version. The Browse, C Compiler,
                                    CodeView, LINK, and NMAKE commands
                                    configure their respective applications.

(Please refer to the printed      The commands in the optional Browse menu
book)                             are used to scan through data
                                    declarations and functions once a
                                    program has been compiled. Program call
                                    trees, references to variables, and
                                    symbol relationships can be shown in the
                                    Browser window. Menu items are disabled
                                    unless you have compiled your program
                                    with options that generate a Browser

(Please refer to the printed      The optional Help menu accesses the
book)                             on-line reference system. For more
                                    information, see Chapter 4, "Using the
                                    On-Line Reference."

Choosing Menu Commands

Choose a command from a menu by "pulling down" or "opening" the menu.

To choose a command from the keyboard:

    1.  Press the ALT key to activate the menu bar.

    2.  Press the highlighted character in the menu name (such as F for File),
        or use the right and left ARROW keys to select a menu. The left and
        right ARROW keys only select the menu; they do not open it.

    3.  Press the highlighted character in the command name (such as S for
        Save in the File menu), or use the up and down ARROW keys to highlight
        the command and then press ENTER.

To choose a command with the mouse:

    1.  Open the menu by clicking the menu name.

    2.  Click the command.

Closing Menus

If you open a menu and then decide you don't want to issue a command, you
can close the menu in any of these ways:

    ■   Press the ESC key

    ■   Click the mouse somewhere outside of the menu

    ■   Press ALT twice

Using Shortcut Keys

Certain menu items are followed by the names of keys or key combinations.
These are "shortcut keys" for commonly used commands. Instead of issuing a
command by opening a menu, press the shortcut key to issue the command.


The reference bar at the bottom of the screen displays common shortcut keys.
You can click any of these buttons to execute the indicated command.

Shaded Commands

When a command within a menu is in grayed type, it is "disabled," or
unavailable for use; some condition prevents the command from being used.
For example, when PWB is first run, and no programs have been compiled or
linked, the Next Error and Previous Error commands in the Search menu are
both disabled.


If a command is followed by three periods (an ellipsis), it means more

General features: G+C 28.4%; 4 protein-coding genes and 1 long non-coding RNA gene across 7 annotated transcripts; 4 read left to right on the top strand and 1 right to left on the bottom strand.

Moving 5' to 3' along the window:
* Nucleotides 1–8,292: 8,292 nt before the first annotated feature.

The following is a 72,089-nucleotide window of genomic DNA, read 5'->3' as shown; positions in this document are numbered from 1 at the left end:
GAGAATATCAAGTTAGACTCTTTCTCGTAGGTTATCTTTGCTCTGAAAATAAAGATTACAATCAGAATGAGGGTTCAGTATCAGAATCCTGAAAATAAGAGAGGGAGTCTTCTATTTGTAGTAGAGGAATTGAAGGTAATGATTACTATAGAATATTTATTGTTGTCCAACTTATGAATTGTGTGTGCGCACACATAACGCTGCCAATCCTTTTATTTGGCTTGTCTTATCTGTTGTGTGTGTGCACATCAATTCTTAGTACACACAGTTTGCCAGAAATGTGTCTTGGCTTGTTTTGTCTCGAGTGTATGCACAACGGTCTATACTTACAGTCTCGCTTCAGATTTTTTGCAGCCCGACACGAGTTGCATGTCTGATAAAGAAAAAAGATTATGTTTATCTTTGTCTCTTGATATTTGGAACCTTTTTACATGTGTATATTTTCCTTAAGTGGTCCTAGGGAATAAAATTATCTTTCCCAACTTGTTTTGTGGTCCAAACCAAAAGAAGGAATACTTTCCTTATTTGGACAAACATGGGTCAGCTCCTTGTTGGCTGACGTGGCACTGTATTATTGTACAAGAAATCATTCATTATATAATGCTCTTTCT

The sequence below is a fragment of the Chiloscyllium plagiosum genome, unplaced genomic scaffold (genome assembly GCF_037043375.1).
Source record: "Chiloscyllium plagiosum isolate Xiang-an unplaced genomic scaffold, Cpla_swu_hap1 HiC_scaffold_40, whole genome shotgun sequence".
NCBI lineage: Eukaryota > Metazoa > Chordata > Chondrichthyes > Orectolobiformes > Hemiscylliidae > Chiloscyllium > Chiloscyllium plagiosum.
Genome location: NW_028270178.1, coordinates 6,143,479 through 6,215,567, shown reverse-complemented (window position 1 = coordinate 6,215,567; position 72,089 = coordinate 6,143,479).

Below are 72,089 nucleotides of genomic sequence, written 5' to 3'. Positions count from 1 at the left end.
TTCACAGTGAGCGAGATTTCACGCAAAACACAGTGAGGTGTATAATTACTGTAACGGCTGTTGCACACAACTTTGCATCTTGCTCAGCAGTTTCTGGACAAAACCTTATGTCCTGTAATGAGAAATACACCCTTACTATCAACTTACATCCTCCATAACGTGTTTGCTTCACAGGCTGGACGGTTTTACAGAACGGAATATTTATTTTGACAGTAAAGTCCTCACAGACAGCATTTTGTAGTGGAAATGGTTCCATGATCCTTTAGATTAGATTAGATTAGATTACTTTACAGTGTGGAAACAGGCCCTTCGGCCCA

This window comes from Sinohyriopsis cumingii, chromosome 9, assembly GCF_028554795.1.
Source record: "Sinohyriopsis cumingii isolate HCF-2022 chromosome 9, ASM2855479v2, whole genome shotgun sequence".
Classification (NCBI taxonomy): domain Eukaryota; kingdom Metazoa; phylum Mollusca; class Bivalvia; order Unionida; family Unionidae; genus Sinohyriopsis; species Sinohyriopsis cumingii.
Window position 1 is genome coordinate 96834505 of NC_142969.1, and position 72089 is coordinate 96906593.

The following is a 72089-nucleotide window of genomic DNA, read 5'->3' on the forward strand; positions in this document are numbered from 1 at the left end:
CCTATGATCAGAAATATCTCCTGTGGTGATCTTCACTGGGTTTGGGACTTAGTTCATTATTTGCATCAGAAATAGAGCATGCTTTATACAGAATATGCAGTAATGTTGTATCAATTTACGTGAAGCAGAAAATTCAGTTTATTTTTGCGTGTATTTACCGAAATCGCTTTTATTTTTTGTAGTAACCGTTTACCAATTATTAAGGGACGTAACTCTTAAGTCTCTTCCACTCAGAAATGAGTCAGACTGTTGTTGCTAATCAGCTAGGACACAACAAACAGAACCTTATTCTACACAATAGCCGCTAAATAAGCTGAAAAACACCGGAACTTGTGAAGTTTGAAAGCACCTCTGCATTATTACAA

information must be provided before the command is executed. You provide
this information in a dialog box that appears when you issue the command. If
a command is not followed by an ellipsis, it is executed immediately.

Dialog Boxes

Some menu commands cause dialog boxes to appear. For example, Figure 3.2
shows the dialog box opened by the Search menu's Find command.

(This figure may be found in the printed book).


Dialog boxes usually offer shortcut keys. Shortcut keys are identified by
highlighted letters, and can be activated by pressing the corresponding key.

Dialog boxes can contain one or more of the items in the following list.
Press ALT and the item's highlighted letter or press the TAB or SHIFT+TAB
keys to move among items in a dialog box. Dialog items can be set either
with keyboard commands or with the mouse.

Item                              Description
Option buttons ()                 Offer a list of choices; only one option
                                    can be chosen. Use the ARROW keys to
                                    move between the choices. In Figure 3.2,
                                    three option buttons set the direction
                                    of the search (Forward, Backward, Find

Check box [X]                     A yes/no switch. If the box is empty,
                                    the option is turned off. If it contains
                                    the letter X, the feature is on. Press
                                    the SPACEBAR or use the up and down
                                    ARROW keys to turn a check box on or

Text box [. . . . .]              Accepts text that you enter. In Figure
                                    3.2, Find Text requires you to type in
                                    the text to search for.

Command buttons                   Pass commands to the dialog box
< OK >                            (enclosed in angle brackets). The OK
                                    button means to use the current
                                    settings. The Cancel button exits the
                                    dialog box and does not change the
                                    current settings. If one of the command